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'Mister Rogers' moves to new neighborhood — Heinz History Center

| Thursday, Jan. 22, 2015, 9:19 p.m.
Curatorial Assistant and Project Coordinator Craig Britcher makes some adjustments to the Mister  Rogers resin life figure as he is placed in the new Mister Rogers' Neighborhood long-term display at the Senator John Heinz History Center Thursday, Jan. 22, 2015.  Several original large pieces, including the King Friday XIII's castle and the Great Oak Tree, will be displayed in the Special Collections Gallery.
Heidi Murrin | Trib Total Media
Curatorial Assistant and Project Coordinator Craig Britcher makes some adjustments to the Mister Rogers resin life figure as he is placed in the new Mister Rogers' Neighborhood long-term display at the Senator John Heinz History Center Thursday, Jan. 22, 2015. Several original large pieces, including the King Friday XIII's castle and the Great Oak Tree, will be displayed in the Special Collections Gallery.
Exhibit Production Coordinator Brad Burmeister, left, and Curatorial Assistant Craig Britcher, place the resin life figure of Mister Rogers in the new Mister Rogers' Neighborhood exhibit at the Senator John Heinz History Center Thursday, Jan. 22, 2015.  Several large, original pieces, including King Friday XIII's castle and the Great Oak Tree will be on long-term display in the Special Collections Gallery.
Heidi Murrin | Trib Total Media
Exhibit Production Coordinator Brad Burmeister, left, and Curatorial Assistant Craig Britcher, place the resin life figure of Mister Rogers in the new Mister Rogers' Neighborhood exhibit at the Senator John Heinz History Center Thursday, Jan. 22, 2015. Several large, original pieces, including King Friday XIII's castle and the Great Oak Tree will be on long-term display in the Special Collections Gallery.
Several of the original figures from Mister Rogers' Neghborhood will be on long-term display at the Heinz History Center's new exhbit.
Heidi Murrin | Trib Total Media
Several of the original figures from Mister Rogers' Neghborhood will be on long-term display at the Heinz History Center's new exhbit.
The Great Oak Tree from Mister Rogers' Neighborhood is now on display at the Heinz History Center Thursday, Jan. 22, 2015.  The new exhibit will have the original, large sets from the actual show.
Heidi Murrin | Trib Total Media
The Great Oak Tree from Mister Rogers' Neighborhood is now on display at the Heinz History Center Thursday, Jan. 22, 2015. The new exhibit will have the original, large sets from the actual show.
Original pieces from the Mister Rogers' Neighborhood show are now on long-term exhibit at the Senator John Heinz History Center Thursday, jan. 22, 2015.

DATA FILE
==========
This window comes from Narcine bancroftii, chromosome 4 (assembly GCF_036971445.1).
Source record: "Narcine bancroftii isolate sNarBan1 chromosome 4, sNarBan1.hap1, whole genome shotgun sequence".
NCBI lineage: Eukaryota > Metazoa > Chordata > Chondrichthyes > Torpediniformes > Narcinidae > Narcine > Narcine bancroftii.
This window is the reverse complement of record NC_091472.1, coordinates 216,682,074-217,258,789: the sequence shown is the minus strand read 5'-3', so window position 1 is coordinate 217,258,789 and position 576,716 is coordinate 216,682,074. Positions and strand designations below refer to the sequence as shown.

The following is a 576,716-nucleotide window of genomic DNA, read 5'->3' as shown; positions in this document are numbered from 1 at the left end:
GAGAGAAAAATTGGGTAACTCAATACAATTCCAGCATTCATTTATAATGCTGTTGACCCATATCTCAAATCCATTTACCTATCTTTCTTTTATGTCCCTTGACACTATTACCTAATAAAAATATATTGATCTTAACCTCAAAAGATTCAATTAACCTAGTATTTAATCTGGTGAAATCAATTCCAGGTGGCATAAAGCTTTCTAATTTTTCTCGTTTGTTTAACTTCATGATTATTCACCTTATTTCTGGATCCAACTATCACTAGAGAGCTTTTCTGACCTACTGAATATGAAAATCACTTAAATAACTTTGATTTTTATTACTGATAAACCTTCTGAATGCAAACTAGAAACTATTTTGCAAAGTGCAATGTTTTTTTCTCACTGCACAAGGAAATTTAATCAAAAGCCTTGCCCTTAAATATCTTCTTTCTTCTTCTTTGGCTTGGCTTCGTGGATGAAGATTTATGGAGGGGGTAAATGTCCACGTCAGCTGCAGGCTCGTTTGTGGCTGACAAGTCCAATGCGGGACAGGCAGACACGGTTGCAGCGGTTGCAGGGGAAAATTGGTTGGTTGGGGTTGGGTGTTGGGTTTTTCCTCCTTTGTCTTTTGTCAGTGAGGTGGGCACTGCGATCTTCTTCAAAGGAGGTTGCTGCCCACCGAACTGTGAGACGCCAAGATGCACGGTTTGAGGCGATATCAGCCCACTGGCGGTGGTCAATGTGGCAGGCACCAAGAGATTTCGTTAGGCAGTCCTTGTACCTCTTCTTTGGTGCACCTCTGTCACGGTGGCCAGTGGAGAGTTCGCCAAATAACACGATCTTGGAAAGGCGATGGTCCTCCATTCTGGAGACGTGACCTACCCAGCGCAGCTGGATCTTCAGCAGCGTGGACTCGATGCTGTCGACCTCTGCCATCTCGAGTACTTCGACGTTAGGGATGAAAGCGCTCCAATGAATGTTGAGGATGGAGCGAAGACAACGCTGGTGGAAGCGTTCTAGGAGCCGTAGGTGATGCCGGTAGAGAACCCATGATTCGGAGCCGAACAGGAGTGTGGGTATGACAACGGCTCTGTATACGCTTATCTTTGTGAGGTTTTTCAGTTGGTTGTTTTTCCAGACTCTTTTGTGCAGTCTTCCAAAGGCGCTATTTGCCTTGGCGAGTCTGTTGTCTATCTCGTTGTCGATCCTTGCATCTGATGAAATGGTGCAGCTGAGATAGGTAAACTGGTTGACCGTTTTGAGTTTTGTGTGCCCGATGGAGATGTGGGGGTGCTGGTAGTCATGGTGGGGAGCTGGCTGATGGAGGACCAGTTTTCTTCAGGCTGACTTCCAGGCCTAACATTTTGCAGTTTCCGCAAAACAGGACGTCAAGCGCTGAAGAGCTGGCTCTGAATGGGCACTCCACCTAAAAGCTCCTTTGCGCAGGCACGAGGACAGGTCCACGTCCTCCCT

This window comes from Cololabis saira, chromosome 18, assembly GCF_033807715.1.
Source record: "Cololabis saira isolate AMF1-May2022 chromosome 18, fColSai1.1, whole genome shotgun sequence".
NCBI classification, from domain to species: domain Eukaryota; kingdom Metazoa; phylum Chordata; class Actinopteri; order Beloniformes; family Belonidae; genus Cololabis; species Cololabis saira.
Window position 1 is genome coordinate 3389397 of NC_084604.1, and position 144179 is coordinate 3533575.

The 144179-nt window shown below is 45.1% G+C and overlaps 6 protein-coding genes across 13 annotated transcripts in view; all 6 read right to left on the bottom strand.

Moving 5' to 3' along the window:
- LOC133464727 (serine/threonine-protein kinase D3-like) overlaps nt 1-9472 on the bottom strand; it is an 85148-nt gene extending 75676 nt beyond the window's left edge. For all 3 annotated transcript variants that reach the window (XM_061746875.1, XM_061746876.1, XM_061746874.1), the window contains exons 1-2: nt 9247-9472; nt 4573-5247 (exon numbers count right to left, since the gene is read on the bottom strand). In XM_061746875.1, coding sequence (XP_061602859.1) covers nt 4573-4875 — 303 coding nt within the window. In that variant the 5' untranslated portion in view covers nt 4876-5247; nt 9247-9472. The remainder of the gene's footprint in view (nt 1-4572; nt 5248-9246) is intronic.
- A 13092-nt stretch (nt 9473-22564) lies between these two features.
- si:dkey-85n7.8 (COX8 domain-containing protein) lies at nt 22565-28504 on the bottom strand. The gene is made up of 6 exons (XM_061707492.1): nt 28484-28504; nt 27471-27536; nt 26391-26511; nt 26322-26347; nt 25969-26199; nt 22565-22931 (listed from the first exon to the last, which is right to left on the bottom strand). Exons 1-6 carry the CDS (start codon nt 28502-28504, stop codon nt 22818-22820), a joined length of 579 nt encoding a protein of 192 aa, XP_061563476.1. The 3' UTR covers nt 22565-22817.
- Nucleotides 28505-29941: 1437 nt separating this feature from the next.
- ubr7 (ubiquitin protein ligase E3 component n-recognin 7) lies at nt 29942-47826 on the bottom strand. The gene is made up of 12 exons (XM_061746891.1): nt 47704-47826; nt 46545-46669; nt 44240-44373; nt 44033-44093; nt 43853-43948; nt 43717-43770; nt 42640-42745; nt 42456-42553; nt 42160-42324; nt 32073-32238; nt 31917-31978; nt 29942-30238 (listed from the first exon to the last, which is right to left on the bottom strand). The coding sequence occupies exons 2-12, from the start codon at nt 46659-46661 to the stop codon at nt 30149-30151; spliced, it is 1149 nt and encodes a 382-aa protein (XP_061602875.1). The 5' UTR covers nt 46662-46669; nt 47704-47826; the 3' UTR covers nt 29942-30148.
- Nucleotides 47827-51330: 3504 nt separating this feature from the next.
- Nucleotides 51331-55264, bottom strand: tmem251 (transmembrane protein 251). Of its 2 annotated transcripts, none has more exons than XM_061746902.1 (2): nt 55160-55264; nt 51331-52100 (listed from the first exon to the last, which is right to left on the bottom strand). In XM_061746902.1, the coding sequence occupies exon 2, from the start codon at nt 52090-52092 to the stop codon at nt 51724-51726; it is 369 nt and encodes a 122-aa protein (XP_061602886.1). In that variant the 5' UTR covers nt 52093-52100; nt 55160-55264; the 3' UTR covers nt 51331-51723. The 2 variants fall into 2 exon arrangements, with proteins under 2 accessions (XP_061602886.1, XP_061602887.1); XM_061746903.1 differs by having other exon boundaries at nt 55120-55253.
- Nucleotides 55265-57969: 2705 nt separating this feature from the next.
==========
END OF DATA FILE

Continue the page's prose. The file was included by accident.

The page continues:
Heidi Murrin | Trib Total Media
Original pieces from the Mister Rogers' Neighborhood show are now on long-term exhibit at the Senator John Heinz History Center Thursday, jan. 22, 2015.

From now on, it will be a beautiful day in the neighborhood every day for Fred Rogers fans at the Senator John Heinz History Center.

The Strip District museum unveiled a collection of original artifacts from the beloved classic show “Mister Rogers' Neighborhood.” The collection joins the center's permanent collection on the fourth-floor Special Collections Gallery. Artifacts include King Friday's castle from the Neighborhood of Make-Believe, along with the Great Oak Tree where X the Owl lived. For years, these items were stored at the WQED studios in Oakland.

“What's fascinating is these are the original art pieces,” said Kevin Morrison, chief operating officer of the Fred Rogers Co., at a Jan. 22 press conference. “They are very, very (delicate) and very, very old.”

Visitors will see a piece of the studio set with the closet where the late Rogers, a Latrobe native who died in 2003, hung up his iconic red cardigan sweater. Sitting in front of that closet is a life-size, realistic-looking statue of Rogers, wearing a reproduction of the sweater and tying his shoes.

On the nearby wall is a television screen that plays a continuing loop of scenes from the show's early days, which began in 1968 on NET, which later became PBS. The show's American debut came after the 1963 debut of the predecessor, “Misterogers,” on CBC Television in Canada.

“He's very special to Pittsburgh and people around the world,” said Andy Masich, president and chief executive officer of the Heinz History Center.

The pieces in the exhibit are iconic and “burned into the minds of generations,” Masich said.

Other artifacts in the Rogers exhibit include Mr. McFeely's “Speedy Delivery” tricycle, King Friday's telephone, Henrietta Pussycat's outfit, Chef Brockett's hat, Harriett Elizabeth Cow's desk, and the bench where Rogers sat during each show.

Several original puppet characters, including Grandpere Tiger, are on display in a case. Other puppets, such as King Friday, are on display at the Fred Rogers Center at St. Vincent College in Unity.

William H. Isler, chief executive officer of the Fred Rogers Co. pointed out that three generations of people grew up on “Mister Rogers' Neighborhood,” which ran for more than three decades. And now, the phenomenon lives on with the popular spinoff, “Daniel Tiger's Neighborhood,” based on a puppet character that Rogers received as a gift in the '50s.

The exhibit, Isler said, “gives everybody an opportunity to relive their childhood.”

Kellie B. Gormly is a staff writer for Trib Total Media. She can be reached at kgormly@tribweb.com or 412-320-7824.

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